Mining drives Africa's TB epidemic

Mining operations in Africa could be driving the whole continent's tuberculosis epidemic a new Oxford-led study has found.

The study suggests that mining in sub-Saharan Africa is spreading the disease.

Researchers at Oxford and Brown universities, the University of California, San Francisco and the London School of Hygiene and Tropical Medicine estimate that the mining industry in Africa might be implicated in as many as 760,000 new cases of tuberculosis each year, due to factors such as silica dust in mines, crowded working and living conditions, and the spread of HIV.

"Men travelling from afar to work in mines, such as from Botswana to South Africa, are at the greatest risk of getting tuberculosis," the study found.

Pass on to family

"But their wives, children, and friends are also at high risk when miners travel back and forth to work, often many times a year."

This meant that even if mining clinics successfully diagnose tuberculosis in miners and started treatment appropriately, the message was often not relayed back to doctors who worked at the miners' hometowns.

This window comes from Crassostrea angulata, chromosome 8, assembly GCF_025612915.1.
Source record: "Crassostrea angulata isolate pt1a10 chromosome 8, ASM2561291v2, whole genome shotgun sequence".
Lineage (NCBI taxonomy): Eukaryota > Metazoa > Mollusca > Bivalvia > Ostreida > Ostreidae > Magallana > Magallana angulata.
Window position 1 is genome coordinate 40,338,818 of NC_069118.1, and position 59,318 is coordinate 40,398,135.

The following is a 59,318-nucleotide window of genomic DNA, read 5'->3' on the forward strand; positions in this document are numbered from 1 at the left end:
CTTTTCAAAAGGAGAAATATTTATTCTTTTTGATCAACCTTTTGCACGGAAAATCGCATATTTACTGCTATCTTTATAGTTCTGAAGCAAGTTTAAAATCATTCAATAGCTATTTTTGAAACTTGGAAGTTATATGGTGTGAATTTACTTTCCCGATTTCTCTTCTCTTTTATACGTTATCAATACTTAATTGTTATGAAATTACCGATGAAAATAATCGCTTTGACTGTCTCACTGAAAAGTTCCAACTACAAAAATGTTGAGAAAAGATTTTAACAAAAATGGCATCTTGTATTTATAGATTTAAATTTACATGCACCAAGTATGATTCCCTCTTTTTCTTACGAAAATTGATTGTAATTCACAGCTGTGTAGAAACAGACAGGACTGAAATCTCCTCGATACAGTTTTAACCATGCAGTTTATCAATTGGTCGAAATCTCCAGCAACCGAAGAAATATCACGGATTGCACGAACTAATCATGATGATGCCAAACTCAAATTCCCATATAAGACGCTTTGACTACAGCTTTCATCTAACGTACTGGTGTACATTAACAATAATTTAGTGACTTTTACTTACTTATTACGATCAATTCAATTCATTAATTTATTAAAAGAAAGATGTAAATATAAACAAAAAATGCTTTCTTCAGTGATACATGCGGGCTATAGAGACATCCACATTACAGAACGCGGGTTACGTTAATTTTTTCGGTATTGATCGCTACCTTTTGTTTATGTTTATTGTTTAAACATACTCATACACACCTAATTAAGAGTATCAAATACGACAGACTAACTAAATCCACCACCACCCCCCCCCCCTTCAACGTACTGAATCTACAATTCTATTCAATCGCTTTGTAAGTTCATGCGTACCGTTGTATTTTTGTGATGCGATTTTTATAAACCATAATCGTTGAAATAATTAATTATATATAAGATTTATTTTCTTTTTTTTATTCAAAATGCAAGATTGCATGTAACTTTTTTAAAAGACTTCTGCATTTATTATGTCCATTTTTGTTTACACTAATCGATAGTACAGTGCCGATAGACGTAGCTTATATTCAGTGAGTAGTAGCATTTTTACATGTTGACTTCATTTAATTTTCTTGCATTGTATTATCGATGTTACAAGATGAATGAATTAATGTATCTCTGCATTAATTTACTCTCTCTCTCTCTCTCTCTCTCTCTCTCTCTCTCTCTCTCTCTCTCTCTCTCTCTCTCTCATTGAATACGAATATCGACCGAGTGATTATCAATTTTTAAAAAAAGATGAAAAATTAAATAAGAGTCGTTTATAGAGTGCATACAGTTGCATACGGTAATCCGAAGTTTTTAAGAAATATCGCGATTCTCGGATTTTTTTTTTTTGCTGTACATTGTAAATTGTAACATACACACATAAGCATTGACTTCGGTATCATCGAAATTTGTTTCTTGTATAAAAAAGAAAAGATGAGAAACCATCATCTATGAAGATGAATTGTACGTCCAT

The authors of the study suggest this disruption of treatment posed a major threat of developing a drug-resistant strain of tuberculosis.

Mining companies should work with government

The report, published in the American Journal of Public Health, concludes that mining companies and governments must work together to achieve "similar levels of risk to those observed in Western mines", especially since mines in Africa were owned by the same companies.

To do this, the researchers indicated that health care programmes should emphasise continuity of care as miners travelled across borders and they should routinely screen miners in order to detect tuberculosis at an early stage.

The study also highlighted the need to improve poor working conditions and reduce the miners' exposure to silica dust.

"Improving living and health care conditions for miners may be necessary not only for the miners, but for controlling tuberculosis epidemics throughout sub-Saharan Africa," Dr David Stuckler, from the Department of Sociology at the University of Oxford said.

Tuberculosis has been on the rise in sub-Saharan Africa over the past 20 years with a doubling of the yearly annual incidence from 173 to 351 per 100,000 population between 1990 and 2007. - (Sapa, June 2010)

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